Oh, really, Mr. YouTube? That what I thought, too, but now I was beginning to doubt it. As I continued my research, I learned that the Jeep wave is as old as the Jeep brand. However, its true origins are a bit murky.
Some say it began in World War II as a way for passing Jeeps to acknowledge friend or foe, or perhaps to acknowledge an officer without a salute, which would give away the presence of a high-ranking official to the enemy. Others speculate that after the war, returning soldiers wanted to own a Jeep of their own, and so this acknowledgment was a silent salute to other Jeep drivers who had probably served as well. However it began, it’s as much a part of Jeep as the seven-slot grille, and it embodies the friendly culture of Jeep.
Nuts and Bolts
Craig Simons is a member of the Ocala (Fla.) Jeep Crew and the proud owner of “Black Widow,” a 2013 Jeep Grand Cherokee Trailhawk. He believes the Jeep wave should be shared with all Jeep owners, regardless of model, as a sign of friendship and respect.
My curiosity got the best of me. Much to my disappointment, I learned that some Jeepers believe the Jeep wave is not to be given freely to all fellow Jeep owners. Some believe that this “salute” is to be reserved only for “worthy” Jeeps.
Strength in Numbers
I found varying opinions as to what constitutes a wave-worthy Jeep. Some say it must be a lifted Wrangler. Others only acknowledge two-door Wranglers, as they think the four-door is a soccer mom’s poseur wagon. Then there is the camp that won’t wave unless the Jeep is covered in mud and is most definitely not a “mall crawler.”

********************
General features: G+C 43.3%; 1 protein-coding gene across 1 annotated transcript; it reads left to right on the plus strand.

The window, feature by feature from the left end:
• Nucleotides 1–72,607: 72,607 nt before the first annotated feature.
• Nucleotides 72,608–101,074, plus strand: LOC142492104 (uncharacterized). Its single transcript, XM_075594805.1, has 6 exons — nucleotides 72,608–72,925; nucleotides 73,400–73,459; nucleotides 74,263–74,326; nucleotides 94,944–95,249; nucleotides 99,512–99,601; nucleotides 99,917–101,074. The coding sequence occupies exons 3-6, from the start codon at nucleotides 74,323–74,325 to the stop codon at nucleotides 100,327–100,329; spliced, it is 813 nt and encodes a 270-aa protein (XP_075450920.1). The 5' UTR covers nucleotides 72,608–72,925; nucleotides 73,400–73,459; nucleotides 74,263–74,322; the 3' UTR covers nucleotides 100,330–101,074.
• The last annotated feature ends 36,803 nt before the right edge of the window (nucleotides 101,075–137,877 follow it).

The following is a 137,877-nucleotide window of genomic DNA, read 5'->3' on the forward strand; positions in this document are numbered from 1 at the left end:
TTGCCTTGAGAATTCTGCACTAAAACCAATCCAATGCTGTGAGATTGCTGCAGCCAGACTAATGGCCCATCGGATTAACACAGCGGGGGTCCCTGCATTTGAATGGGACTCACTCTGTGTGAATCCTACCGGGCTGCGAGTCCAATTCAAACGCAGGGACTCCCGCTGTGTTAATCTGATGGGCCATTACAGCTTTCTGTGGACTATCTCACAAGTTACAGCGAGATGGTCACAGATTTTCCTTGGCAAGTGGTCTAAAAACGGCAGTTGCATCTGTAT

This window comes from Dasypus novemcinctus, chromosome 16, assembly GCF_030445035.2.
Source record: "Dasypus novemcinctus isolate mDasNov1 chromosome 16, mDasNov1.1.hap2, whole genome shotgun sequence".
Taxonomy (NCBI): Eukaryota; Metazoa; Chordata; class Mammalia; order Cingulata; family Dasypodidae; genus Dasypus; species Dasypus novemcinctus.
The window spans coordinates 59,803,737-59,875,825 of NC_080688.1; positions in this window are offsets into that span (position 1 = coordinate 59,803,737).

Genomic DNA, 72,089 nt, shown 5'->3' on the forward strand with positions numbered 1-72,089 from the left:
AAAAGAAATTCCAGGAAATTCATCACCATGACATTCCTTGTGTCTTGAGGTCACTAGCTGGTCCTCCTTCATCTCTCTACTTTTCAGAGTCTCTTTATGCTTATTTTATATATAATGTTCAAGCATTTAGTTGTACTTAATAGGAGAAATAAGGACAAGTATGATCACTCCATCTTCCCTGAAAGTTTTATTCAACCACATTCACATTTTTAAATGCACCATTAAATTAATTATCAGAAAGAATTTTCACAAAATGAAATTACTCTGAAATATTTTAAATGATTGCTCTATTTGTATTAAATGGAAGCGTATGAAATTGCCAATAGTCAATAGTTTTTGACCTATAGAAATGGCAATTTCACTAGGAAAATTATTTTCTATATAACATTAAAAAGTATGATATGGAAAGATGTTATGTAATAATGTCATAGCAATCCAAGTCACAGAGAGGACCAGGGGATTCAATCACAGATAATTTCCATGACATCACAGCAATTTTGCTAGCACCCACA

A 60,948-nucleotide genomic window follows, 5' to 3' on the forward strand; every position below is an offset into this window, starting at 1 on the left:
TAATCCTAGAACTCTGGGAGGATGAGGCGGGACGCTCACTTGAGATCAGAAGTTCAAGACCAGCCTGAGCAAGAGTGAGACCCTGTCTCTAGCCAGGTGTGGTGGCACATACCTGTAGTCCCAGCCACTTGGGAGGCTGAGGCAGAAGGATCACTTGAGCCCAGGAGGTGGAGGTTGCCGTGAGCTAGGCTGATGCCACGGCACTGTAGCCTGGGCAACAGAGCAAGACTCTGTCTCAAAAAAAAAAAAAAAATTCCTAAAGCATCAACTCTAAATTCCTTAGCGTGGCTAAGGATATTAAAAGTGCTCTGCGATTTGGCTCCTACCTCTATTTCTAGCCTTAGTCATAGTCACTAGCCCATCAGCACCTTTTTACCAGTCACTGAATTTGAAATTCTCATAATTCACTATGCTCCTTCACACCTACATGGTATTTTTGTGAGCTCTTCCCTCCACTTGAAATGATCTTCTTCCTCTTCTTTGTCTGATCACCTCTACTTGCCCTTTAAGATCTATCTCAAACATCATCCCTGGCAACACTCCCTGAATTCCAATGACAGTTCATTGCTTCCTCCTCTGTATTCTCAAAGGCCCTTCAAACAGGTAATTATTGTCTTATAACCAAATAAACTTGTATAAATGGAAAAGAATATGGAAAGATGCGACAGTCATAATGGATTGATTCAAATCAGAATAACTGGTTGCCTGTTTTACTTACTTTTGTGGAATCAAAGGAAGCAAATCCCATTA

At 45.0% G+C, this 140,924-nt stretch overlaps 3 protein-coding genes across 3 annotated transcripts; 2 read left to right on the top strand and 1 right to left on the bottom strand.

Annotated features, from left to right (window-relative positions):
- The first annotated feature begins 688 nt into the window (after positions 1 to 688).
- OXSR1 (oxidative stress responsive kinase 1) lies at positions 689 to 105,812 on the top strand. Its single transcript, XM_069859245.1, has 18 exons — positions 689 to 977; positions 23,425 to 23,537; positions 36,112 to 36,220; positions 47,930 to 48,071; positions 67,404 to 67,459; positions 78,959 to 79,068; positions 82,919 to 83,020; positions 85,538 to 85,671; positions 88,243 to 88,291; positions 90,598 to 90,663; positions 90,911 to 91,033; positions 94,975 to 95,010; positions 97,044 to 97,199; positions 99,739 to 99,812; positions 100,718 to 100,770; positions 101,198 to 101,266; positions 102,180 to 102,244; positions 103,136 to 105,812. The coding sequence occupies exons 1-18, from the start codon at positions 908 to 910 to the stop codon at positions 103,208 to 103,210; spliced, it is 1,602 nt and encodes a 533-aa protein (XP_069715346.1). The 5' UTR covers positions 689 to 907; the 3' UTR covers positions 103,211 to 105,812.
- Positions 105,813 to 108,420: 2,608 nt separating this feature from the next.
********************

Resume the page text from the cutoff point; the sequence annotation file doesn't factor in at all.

The most hurtful consensus I discovered said that only a Wrangler and no other model deserves a Jeep wave. That one explained, however painfully, why I rarely received a wave: I drive a “lowly” Grand Cherokee. My heart was broken.
Thankfully, it’s a really big internet, and the more I dug, the better I felt. As it turns out, the Jeep wave has no rules, no standards and no guidelines, and that most definitely makes it a Jeep thing. Embracing the best ideals of Jeep culture, I vowed to wave at each and every Jeep I pass, regardless of the model. Lo and behold, I’m getting more returned waves these days. We are all Jeeps, after all, and this tribe is better by being bigger.
When you hear “It’s a Jeep thing,” that means we understand each other in a special way that others may not get. Jeep owners and aficionados carry the Jeep culture with them as well as spreading it to others. In my experience, off-road adventurers need to stick together and help each other out whenever possible.
We are a family of like-minded individuals, I’d like to think. We see a Facebook post that someone is stuck, and we jump at the chance to get them going again. We love to flex the capabilities of our vehicles. They are more than basic transportation. They are adventure machines! We are the warriors in the woods! The Jeep wave is absolutely for all Jeeps! It’s a token of both friendship and respect.
Share the love, brothers and sisters! You never know — you might just get a wave back from a Toyota Land Cruiser. Kindness is contagious, after all.